Rheumatoid synovium is enriched in mature antigen-presenting dendritic cells.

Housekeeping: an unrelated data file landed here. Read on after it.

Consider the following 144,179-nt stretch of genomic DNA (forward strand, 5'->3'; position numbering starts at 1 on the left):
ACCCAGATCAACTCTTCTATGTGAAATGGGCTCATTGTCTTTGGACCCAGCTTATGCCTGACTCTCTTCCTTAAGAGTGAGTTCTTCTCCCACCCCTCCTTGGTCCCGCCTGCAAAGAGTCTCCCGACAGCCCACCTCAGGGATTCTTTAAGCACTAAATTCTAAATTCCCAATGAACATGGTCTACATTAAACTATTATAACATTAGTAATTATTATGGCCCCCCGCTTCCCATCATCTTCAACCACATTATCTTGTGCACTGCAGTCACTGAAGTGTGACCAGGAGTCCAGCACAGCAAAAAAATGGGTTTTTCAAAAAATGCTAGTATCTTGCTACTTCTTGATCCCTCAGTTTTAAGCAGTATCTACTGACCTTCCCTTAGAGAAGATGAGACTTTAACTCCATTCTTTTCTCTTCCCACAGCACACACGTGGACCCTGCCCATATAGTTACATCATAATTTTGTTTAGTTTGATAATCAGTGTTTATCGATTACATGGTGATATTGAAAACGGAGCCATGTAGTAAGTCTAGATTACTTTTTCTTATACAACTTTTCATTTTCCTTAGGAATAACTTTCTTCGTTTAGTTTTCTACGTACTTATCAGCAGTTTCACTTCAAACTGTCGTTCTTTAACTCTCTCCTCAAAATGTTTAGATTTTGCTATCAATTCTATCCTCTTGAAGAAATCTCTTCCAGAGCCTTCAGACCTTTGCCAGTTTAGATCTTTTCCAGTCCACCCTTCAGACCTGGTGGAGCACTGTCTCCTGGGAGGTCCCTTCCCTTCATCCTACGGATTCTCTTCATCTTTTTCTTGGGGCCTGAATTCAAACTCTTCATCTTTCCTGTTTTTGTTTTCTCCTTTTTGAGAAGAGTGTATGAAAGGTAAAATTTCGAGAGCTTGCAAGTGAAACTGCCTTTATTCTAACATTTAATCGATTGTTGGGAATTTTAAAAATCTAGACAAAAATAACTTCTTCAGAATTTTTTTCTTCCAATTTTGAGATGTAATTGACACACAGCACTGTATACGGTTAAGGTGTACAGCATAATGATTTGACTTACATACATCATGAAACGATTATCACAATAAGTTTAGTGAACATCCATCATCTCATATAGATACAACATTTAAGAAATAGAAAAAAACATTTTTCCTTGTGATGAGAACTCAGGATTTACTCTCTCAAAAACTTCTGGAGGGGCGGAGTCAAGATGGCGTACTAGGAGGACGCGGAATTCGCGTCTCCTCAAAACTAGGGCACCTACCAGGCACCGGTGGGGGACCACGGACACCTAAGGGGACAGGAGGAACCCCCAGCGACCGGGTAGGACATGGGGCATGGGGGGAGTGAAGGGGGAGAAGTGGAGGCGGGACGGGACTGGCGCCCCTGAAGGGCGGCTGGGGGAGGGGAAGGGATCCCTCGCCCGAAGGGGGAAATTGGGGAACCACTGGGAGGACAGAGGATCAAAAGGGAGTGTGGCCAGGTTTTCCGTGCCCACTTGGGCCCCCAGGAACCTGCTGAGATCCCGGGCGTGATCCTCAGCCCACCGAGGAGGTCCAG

ABSTRACT Monocytes and dendritic cells (DC) can be purified from fresh peripheral blood (PB) based on their expression of CD33, CD13, and CD14. Whereas DC can be identified as CD33+ CD14dim or CD13+CD14dim cells, monocytes can be identified as CD33+CD14bright or CD13+CD14bright cells. Rheumatoid synovial fluid (SF) and synovial tissue (ST) non-T cells were found to be enriched in CD33+CD14dim cells compared with PB. Whereas 4 to 14% of normal or rheumatoid PB non-T cells were CD33+ and CD14dim, in rheumatoid SF or ST these cells comprised 20 to 45% of non-T mononuclear cells. Synovial CD33+CD14dim cells assumed a typical dendritic morphology on in vitro culture. Freshly isolated CD33+CD14dim PB DC precursors express low levels of HLA-DQ, CD40, and B7, which increase after in vitro incubation. In contrast, freshly isolated SF DC constitutively expressed these markers, and increased densities of HLA-DR and MHC class I molecules. Rheumatoid SF DC showed a specifically enhanced ability to stimulate autologous PB T cells compared with PB DC, or PB or SF monocytes. PB DC or monocytes preincubated in granulocyte-macrophage-CSF, TNF-alpha, or both cytokines exhibited enhanced expression of HLA-DR. Furthermore, DC preincubated in both granulocyte-macrophage-CSF and TNF-alpha were better stimulators of the autologous MLR than DC preincubated in medium, or in either cytokine alone. The data indicate that DC are enriched in rheumatoid SF and ST, and display a more differentiated phenotype than PB DC. These results suggest that PB DC accumulate in the synovium where they undergo phenotypic and functional differentiation in situ, which may be mediated by local cytokines. DC may play an important role in the ongoing presentation of antigen to autoreactive T cells in RA synovium.